In a state where revenues are running, in the current biennium, about 67% above last biennium we have no business raising taxes. But Democrats, joined by a number of Republicans, lead the charge to kill a half-cent decrease in the state’s oil extraction tax.
The idea was to offset the tax increase resulting from the legislature ending an exemption to the tax for stripper wells. It was widely agreed that the stripper wells exemption needed to be ended, but many legislators felt that with the state already awash in tax revenues there was no need to increase any tax.
But Democrats, and some Republicans, were effective in casting the move as “tax cuts for big oil” and suggested that the reduction would impact the state’s ability to address infrastructure concerns in the west.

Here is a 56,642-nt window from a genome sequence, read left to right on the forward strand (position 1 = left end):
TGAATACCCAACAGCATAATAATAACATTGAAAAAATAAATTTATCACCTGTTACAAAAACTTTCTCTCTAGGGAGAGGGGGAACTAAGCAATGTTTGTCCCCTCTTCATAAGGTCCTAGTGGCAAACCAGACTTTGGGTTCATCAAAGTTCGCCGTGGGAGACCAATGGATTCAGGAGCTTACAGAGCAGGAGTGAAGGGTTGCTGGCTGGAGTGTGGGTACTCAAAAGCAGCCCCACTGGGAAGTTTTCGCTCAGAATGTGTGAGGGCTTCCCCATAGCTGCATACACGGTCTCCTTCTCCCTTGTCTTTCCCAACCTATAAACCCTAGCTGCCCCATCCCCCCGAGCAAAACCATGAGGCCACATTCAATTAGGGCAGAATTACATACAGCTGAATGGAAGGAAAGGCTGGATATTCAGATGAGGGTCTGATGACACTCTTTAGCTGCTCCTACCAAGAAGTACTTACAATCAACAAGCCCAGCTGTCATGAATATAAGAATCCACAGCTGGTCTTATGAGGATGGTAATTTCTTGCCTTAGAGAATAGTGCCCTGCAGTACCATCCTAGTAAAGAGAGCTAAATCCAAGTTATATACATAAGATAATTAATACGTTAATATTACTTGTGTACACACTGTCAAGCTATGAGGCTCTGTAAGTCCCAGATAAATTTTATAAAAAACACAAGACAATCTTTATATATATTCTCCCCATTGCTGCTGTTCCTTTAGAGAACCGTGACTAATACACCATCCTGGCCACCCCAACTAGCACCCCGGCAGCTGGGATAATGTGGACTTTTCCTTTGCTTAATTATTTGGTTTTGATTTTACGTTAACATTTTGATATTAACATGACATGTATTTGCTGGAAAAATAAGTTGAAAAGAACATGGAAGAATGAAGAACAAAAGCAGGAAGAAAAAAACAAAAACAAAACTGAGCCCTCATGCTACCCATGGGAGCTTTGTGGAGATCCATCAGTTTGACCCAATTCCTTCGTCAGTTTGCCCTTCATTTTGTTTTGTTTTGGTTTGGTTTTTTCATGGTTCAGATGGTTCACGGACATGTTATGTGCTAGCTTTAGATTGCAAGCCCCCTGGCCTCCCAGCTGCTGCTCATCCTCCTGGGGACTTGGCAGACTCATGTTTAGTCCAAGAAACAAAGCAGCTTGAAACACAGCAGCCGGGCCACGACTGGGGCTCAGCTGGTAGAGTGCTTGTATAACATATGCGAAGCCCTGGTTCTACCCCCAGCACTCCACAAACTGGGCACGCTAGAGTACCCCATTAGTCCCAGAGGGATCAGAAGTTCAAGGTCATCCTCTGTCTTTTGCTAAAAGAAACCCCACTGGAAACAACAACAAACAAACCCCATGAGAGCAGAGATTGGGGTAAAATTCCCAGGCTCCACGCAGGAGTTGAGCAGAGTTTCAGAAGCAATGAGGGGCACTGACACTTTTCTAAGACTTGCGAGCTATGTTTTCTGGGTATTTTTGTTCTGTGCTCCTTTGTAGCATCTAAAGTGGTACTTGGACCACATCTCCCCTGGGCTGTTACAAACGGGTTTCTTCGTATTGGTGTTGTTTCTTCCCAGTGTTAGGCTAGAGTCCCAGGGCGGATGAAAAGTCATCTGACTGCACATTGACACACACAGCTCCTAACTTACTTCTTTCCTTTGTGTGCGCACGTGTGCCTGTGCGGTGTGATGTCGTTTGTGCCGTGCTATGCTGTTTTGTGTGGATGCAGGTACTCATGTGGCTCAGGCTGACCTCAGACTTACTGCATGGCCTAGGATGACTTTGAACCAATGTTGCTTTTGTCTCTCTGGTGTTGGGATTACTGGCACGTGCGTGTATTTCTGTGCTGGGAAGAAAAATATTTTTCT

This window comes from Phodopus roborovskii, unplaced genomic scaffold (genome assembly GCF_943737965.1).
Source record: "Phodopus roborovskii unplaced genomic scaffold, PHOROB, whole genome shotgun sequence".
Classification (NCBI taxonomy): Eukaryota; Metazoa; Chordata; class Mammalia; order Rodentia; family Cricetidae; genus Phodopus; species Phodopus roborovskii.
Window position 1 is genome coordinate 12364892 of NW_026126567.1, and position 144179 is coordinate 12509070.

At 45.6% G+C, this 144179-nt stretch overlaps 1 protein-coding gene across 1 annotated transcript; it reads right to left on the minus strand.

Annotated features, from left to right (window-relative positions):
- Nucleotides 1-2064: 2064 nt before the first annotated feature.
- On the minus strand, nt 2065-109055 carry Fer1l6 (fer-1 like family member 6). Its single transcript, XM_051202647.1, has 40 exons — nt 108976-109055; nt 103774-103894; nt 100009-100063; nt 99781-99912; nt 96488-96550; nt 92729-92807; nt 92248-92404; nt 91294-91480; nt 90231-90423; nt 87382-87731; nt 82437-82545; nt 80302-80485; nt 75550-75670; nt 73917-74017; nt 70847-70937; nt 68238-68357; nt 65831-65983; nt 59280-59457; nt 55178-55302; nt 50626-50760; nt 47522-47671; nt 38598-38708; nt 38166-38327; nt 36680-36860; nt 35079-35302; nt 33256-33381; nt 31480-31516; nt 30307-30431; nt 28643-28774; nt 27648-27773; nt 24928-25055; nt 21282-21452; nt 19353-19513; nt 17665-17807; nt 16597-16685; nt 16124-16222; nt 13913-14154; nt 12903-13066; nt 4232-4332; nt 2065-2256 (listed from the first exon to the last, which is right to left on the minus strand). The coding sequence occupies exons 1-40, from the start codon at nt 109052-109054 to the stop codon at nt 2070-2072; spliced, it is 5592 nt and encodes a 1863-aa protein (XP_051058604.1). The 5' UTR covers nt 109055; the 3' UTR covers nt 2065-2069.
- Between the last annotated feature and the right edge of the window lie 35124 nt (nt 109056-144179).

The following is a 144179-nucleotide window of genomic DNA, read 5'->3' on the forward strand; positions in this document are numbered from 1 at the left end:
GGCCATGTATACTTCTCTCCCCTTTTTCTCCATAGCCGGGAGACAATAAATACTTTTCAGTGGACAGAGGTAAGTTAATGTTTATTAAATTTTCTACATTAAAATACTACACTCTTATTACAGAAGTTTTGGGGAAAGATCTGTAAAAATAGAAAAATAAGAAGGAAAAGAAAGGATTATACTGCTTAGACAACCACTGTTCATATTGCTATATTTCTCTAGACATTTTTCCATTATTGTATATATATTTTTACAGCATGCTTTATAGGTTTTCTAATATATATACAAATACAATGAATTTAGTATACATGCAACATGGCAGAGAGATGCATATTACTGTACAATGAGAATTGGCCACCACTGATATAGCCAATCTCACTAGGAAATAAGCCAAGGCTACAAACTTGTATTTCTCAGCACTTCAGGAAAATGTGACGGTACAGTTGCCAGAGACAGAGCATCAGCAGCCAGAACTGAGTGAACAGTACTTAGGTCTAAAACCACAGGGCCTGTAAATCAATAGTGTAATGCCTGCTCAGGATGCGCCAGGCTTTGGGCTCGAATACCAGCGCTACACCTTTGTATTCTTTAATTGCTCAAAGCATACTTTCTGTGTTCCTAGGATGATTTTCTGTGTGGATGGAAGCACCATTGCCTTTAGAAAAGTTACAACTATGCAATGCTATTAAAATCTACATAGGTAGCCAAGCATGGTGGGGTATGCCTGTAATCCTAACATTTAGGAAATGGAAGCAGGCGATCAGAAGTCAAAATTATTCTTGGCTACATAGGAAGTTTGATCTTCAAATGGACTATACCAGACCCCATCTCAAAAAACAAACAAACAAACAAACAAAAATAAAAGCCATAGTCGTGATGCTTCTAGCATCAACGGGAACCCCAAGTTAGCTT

Here’s Democrat Minority Leader Kenton Onstand making that point, and Rep. Dave Drovdal responding to it:
The Democrat argument was silly, but effective given the public’s distaste for anything even appearing to be tax relief for “big oil.” Ending an exemption, and coupling it to a reduction in the extraction rate in a revenue-neutral manner, is not a “tax cut.” And even with that tax reduction the state has more than enough funds to reduce taxes.
Again, a state with a revenue surplus like North Dakota’s has no business raising taxes. Truth be told, the state ought to be on an aggressive, across-the-board tax cutting mission.
But raising taxes is what we got today from the oil industry.